Jtown Cafe Review: Spicy Indonesian Street Food In Somerset—Legit Bakmie, Nasi Ayam And More
Cafe Reviews

Jtown Cafe Review: Spicy Indonesian Street Food In Somerset—Legit Bakmie, Nasi Ayam And More

29th April 2022

Jtown Cafe in Somerset

JTown Cafe Flatlay

If I have to be honest, Indonesian food is not a cuisine that I’m particularly familiar with. My love for it is mostly limited to ayam bakar, gado gado, and satay. So when I was introduced to Jtown Cafe in Somerset, I decided that it was time to broaden my horizons.

The “J” in Jtown Cafe is short for Jakarta, and not Japan, as one might guess if you’re looking at the name. Serving bakmie and other Indonesian street food, Jtown Cafe has been where it stands for the last 13 years. 

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Food at Jtown Cafe

There’s a sizeable selection of noodles, rice, and side dishes here at Jtown Cafe. Each item on the menu is labelled with a chilli icon to denote its spiciness—ranging from zero to three chillis. Do not take the warnings lightly, but more on that later. 

Nasi Ayam Crispy

I usually order my meals with chilli, so I decided to try all three levels of spiciness for the sake of this review. I started my lunch at the lowest spice level, with the Nasi Ayam Crispy ($7.50), also known as Crispy Chicken Rice. 

crispy ayam on nasi

Each element of the dish neatly occupies a corner of the square black plate. The main component of the Nasi Ayam Crispy is, of course, the ayam. As promised by its name, the chicken cutlet was indeed crispy. I also enjoyed the sweet kecap manis that it was doused in, and found that it paired really well with the plain white rice. The spice level of this dish was no kick for me, and gave the cutlet an added dimension of flavour.

The blanched choy sum could have done with more seasoning in my opinion, but my colleague and I both enjoyed the bowl of soup that came with all three mains. We felt that it was not too salty, and that it was enhanced by the fragrance of bawang goreng. 

Bakmie Ayam Cabe Ijo Jtown

Moving up a level of spiciness, I had the Bakmie Ayam Cabe Ijo Jtown ($6.90) or Indonesian Chicken Noodle next. At first glance, I thought that the bowl of noodles closely resembled a familiar Singaporean dish—bak chor mee. As it turns out, bakmi was indeed inspired by the wheat-based meat noodles that were introduced to Indonesia by Southern Chinese immigrants.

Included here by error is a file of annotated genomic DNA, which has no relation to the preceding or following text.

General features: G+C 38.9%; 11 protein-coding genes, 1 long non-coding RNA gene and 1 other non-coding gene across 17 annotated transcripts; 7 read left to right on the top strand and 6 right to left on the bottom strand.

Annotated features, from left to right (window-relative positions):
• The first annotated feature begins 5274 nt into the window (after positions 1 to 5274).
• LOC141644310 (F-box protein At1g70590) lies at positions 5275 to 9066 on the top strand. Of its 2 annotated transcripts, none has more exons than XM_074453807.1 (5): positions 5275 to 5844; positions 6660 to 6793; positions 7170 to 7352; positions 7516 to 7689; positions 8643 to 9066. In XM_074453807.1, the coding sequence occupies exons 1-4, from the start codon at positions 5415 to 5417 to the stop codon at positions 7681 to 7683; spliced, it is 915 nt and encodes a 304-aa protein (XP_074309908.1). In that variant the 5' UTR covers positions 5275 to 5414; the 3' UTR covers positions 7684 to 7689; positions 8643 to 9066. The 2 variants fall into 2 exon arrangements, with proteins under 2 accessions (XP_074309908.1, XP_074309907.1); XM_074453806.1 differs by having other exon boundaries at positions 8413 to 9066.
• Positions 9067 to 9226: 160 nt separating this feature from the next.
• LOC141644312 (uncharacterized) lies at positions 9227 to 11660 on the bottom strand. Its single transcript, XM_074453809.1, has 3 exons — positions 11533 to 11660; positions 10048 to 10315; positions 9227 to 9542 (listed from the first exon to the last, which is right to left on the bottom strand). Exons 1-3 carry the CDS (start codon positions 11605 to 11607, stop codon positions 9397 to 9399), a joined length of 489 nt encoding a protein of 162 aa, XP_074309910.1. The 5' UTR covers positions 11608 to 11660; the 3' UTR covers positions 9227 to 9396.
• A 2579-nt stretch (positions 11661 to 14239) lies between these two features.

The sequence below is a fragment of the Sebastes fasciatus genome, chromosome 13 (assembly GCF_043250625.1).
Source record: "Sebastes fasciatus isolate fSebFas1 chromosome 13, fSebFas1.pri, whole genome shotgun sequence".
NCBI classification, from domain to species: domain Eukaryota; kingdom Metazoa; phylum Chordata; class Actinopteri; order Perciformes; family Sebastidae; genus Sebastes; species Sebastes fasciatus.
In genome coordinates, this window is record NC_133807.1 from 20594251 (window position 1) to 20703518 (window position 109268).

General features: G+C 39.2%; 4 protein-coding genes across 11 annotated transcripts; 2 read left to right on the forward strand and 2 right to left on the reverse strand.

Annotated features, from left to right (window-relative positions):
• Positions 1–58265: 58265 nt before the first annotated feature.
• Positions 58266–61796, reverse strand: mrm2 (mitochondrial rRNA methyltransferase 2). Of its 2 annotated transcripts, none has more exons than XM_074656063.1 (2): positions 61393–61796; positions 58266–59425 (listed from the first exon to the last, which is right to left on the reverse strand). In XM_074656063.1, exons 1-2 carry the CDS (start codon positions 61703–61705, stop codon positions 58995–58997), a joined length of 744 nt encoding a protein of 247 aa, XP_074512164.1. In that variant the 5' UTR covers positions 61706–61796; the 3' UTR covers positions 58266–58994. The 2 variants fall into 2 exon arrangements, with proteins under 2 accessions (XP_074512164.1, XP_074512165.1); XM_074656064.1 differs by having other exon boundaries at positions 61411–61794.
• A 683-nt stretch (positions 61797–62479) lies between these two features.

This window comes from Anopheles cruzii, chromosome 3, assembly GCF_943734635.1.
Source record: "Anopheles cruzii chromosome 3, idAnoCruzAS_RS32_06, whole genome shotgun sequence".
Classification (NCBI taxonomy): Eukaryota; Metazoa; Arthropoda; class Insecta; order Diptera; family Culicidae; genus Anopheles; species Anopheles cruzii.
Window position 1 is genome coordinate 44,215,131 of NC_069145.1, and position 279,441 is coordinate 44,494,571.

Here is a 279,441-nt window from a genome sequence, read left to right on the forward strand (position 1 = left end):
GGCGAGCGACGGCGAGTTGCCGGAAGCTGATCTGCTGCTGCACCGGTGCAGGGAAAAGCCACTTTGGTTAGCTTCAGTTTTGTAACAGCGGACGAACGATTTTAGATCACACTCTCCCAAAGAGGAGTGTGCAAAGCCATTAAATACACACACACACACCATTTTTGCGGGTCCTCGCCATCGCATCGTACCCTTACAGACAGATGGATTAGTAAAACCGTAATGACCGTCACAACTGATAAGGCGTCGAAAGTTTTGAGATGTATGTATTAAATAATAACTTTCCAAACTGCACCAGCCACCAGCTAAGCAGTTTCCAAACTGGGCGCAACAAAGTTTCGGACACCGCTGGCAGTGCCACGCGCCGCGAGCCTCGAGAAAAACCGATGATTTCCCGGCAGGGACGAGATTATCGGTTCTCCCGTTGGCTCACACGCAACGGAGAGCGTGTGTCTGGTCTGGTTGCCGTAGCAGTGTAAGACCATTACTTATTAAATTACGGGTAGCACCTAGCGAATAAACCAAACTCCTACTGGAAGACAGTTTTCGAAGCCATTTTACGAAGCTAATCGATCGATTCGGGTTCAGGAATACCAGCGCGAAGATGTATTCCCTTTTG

Green chilli chicken closeup

For $6.90, you get a heap of diced chicken cubes and a large portion of Jtown Cafe’s handmade noodles. The chicken carried a strong fragrance of lemongrass and green chilli, but it was less savoury than I had expected it to be. 

noodle pull

I felt that the handmade noodles were a little too soft, but I appreciated how fragrant the chicken had made it. Mixing everything together, this had just the right amount of spice for me, as it left a tingling sensation on my tongue without being overbearing. 

Bakmie Ayam Balado Jtown

Both the Bakmie Ayam Cabe Ijo Jtown and the Nasi Ayam Crispy had been manageable thus far in terms of spice, but it was the Bakmie Ayam Balado Jtown ($6.90) that went disastrously for me. There’s a reason why red is universally known as a sign for danger, and the alarm bells should have rang in my head when I saw the Padangnese Spicy Chicken noodle.

spicy chilli

Topped with balado, a Minang chilli sauce fried with aromatics such as garlic, chilli, and kaffir lime, the Bakmie Ayam Balado Jtown sees the same crispy chicken cutlet and handmade noodles too. I took a bite of the chicken, noodles and shockingly red chilli and was instantly assailed by a burning sensation in my mouth and throat.